To find out who is interested in cat videos search for site:facebook.com/videos cats . Follow any link through, and you find the conversations that people have been having.
Win friends and influence people RIGHT NOW!
If you want to figure out who’s talking about what and when in any social media site where the footprint includes a date stamp – add the date stamp to your site: operator search to bring up lists of leads that can be contacted in real time and engaged in conversations that they are having right now.
The example Marty used site:facebook.com/nytimes wine november 2011 brings up reviews, conversations, polls and many ways to engage on many platforms.
Understanding what indexes where is crucial for SEO
Finding conversations is the cornerstone of any data driven community manager so if we know that the search engines seem to have an algorithmic regard for particular areas of social sites, then that’s where we want to be looking and where we want to be optimising social content.
What indexes where?
- Location: Gowalla Foursquare
- B2B: Linkedin Xing, Alibaba
- Video: Vimeo, Youtube, Viddler, Ustream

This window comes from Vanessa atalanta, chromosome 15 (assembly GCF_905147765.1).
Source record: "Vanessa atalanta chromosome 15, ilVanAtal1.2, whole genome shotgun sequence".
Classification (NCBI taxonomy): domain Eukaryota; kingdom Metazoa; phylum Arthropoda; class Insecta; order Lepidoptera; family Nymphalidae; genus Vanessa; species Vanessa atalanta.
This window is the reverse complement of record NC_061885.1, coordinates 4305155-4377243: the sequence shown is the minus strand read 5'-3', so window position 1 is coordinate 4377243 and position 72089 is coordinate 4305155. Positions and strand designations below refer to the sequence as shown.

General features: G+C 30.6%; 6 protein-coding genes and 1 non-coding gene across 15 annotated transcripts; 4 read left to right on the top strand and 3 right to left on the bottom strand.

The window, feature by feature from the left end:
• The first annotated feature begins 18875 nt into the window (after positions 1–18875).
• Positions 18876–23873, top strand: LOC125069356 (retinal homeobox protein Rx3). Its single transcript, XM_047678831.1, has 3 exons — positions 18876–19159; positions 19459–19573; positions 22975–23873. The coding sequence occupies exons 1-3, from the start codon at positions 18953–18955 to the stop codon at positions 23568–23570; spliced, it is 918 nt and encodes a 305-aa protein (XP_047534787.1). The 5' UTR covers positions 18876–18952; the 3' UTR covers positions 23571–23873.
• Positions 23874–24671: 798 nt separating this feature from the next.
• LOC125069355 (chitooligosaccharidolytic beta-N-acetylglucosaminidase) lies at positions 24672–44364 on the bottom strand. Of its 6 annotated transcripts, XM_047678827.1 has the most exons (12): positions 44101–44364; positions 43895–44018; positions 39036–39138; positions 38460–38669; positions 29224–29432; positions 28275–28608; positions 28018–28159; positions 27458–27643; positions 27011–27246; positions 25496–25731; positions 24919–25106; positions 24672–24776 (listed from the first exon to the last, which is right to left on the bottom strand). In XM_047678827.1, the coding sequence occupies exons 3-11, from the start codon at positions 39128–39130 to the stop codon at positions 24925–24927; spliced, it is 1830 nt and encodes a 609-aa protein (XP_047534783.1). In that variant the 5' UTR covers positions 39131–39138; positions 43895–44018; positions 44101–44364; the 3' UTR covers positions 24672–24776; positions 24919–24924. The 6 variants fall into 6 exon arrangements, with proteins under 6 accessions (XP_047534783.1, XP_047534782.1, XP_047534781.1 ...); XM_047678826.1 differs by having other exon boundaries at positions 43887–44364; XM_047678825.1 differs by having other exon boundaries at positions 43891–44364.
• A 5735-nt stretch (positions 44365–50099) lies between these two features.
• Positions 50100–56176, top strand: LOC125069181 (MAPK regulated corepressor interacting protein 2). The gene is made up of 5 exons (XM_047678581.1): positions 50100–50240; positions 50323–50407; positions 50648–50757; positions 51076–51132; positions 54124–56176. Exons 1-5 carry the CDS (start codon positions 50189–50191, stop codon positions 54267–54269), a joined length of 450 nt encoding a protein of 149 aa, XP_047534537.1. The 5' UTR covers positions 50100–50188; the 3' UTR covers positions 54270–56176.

- Pictures: Flickr, Picassa, Daily Booth, Photobucket
- Blogging: Tumblr, Blogger, WordPress, Xanga
- Microblogging: Twitter
- Social networking: Facebook, Google+, myspace, orkut
- Bookmarking: digg, Technorati, delicious, sphinn
Social SEO TIPs / Takeways
- Use the site operator, Deep into URL
- Keyword searches across categories
- Link build to social assets that index
- Be aware of business/cultural biases
- Translation tools are your friends
- Reverse engineer site: Operator as participation roadmap
You can download the slide presentations ‘The International Social Media Marketers SEO Field Guide – by Marty Weintraub for the next few days ONLY by visiting the aimClear Facebook Page – once you like the page, you can download the ISS.ppt file.
Quote of the session “‘We’re like less than a 16th of a mile from the Magna Carta… I am I the only egghead here that thinks that’s fricking cool?”Posted in International Search, International Search Summit | Tags: Facebook, Google, International Search, International Search Summit London 2011, Social Media